How to Monitor Workers' Use of IT Without Becoming Big Brother

CIOs asked to monitor employees' use of corporate IT are entering a difficult area for managers, as recent litigation shows. Here's how to do it right.

Arthur Riel says he was just doing his job.

When he was hired by Morgan Stanley in 2000 and put in charge of the $52 billion financial company’s e-mail archiving system, gaining access to its most sensitive corporate communications, the company was already involved in litigation that involved its e-mail retention policies. That suit would end in a landmark 2005 judgment against the bank, which awarded $1.57 billion in damages to financier Ronald Perelman. (In March 2007, Morgan Stanley won an appeal to Florida’s District Court of Appeal.)

It was part of Riel’s $500,000 a year job, he says, to make sure that would never happen again.

To do that, Riel had what he calls “carte blanche to go through e-mail.” What he says he discovered reading company e-mails throughout 2003 were what he construed as dubious business ethics, potential conflicts of interest and sexual banter within Morgan Stanley’s executive ranks that, he says, ran contrary to the bank’s code of conduct.

Based on his reading of executive e-mails, most notably CTO Guy Chiarello’s, Riel alleged that the e-mails showed the improper influence of Morgan Stanley’s Investment Banking division in how the IT department, with its multimillion-dollar budget, purchased technology products; the improper solicitation of tickets to New York Yankees–Boston Red Sox baseball games and other high-profile sporting events from vendors such as EMC; and the influencing, through one of Chiarello’s direct reports, of the outcome of Computerworld magazine’s Smithsonian Leadership Award process, of which Morgan Stanley was a sponsor. (Computerworld is a CIO sister publication.) “I reported what was basically a kickback scheme going on in IT,” Riel says.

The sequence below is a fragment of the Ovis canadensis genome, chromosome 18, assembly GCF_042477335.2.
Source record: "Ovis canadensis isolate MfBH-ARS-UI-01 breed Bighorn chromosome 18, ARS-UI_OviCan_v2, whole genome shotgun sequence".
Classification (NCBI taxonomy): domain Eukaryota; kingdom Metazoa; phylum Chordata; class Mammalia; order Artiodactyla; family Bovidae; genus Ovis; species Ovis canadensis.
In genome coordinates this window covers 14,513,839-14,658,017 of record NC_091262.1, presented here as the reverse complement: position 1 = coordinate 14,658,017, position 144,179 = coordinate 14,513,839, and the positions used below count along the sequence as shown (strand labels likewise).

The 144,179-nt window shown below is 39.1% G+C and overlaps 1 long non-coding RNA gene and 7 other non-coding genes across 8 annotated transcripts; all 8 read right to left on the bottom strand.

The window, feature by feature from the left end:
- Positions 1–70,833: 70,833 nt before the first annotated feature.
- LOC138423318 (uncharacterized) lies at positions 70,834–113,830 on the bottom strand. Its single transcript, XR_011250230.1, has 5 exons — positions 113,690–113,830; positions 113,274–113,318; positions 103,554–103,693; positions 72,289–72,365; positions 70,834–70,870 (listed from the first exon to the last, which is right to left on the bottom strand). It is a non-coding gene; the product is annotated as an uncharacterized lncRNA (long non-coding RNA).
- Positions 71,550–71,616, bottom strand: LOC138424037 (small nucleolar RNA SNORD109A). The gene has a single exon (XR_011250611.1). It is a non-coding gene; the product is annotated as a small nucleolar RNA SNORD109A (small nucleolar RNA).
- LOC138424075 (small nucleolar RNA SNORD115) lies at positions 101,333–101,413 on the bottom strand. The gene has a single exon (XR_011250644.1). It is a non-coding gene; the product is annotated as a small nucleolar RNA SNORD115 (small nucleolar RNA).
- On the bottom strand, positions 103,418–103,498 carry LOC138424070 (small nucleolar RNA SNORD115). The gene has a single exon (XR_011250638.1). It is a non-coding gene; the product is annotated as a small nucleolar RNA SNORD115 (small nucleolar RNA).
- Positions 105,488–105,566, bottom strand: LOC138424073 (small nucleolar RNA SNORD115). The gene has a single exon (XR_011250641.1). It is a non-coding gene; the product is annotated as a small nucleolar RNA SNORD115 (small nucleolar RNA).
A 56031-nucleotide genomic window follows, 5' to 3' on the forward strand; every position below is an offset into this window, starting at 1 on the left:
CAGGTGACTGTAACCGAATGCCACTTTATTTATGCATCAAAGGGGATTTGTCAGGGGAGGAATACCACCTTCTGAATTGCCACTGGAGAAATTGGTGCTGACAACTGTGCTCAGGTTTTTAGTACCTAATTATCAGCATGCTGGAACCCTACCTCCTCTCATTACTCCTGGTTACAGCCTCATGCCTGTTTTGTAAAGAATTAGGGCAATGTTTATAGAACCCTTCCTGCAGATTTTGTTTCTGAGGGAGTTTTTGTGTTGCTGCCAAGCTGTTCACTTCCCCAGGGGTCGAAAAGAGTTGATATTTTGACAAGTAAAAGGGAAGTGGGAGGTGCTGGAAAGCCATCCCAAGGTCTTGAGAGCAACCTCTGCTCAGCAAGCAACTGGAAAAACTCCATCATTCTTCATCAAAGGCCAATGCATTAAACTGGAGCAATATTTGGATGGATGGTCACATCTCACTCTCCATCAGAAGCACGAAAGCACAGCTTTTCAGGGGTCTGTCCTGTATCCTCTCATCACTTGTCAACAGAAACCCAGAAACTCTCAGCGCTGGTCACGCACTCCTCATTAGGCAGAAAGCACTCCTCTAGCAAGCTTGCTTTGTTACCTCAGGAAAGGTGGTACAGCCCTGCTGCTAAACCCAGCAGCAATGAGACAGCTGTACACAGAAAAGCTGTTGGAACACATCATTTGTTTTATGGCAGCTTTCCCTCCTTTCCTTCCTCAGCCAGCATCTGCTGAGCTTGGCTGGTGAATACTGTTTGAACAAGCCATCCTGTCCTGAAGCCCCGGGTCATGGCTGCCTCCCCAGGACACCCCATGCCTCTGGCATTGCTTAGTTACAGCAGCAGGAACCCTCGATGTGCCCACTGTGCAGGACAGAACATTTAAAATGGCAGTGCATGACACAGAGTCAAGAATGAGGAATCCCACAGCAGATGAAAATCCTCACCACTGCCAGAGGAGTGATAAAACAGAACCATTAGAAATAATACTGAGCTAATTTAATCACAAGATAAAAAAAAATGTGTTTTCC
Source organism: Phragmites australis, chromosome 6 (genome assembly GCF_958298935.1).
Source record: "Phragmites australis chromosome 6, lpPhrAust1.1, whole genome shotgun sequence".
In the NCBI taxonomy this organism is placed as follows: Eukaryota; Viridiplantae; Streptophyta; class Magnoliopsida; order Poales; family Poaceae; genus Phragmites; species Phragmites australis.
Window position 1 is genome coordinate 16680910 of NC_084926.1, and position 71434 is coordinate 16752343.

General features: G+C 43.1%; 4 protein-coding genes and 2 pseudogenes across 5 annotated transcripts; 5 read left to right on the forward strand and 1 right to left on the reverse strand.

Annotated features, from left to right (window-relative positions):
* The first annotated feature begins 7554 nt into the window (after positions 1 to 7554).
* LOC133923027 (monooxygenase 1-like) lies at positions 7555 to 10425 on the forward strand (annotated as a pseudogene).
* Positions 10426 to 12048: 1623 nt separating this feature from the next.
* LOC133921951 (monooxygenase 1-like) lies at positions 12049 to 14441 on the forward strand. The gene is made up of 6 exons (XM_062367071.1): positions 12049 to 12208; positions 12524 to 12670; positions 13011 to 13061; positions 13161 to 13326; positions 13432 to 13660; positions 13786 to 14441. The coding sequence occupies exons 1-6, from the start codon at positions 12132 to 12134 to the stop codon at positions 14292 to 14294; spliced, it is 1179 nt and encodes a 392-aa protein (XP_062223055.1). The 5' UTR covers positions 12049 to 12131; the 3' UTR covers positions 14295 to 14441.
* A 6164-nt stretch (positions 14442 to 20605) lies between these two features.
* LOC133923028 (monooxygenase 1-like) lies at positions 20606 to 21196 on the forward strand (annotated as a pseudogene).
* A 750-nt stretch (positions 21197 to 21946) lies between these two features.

E-mail exchanges that contained sexual banter and involved Riel’s boss, CIO Moira Kilcoyne, added to Riel’s conviction that something was wrong at the top. Believing, he says, that he was doing his duty, Riel claims to have sent hard copies of the offending e-mails to Stephen Crawford, Morgan Stanley’s then-CFO, on Jan. 15, 2004, anonymously via interoffice mail.

Riel’s superiors vigorously dispute his story.

First, according to a Morgan Stanley spokesperson, the company asserts that Riel was never authorized to monitor, read or disseminate other employees’ e-mails “as he saw fit.” Second, the spokesperson denies that a package of e-mails was either sent to or received by Crawford. And third, after conducting an internal investigation, the company maintains that it found no evidence warranting disciplinary action against anyone identified by Riel.

On Aug. 18, 2004, moments after Riel’s BlackBerry service was shut off, Kilcoyne, along with a vice president of HR, called Riel into her office. She told him that he was being placed on administrative leave with full pay. Morgan Stanley security searched his office and eventually found more than 350 e-mails on his PC, e-mails of which Riel was neither the writer nor the intended recipient.

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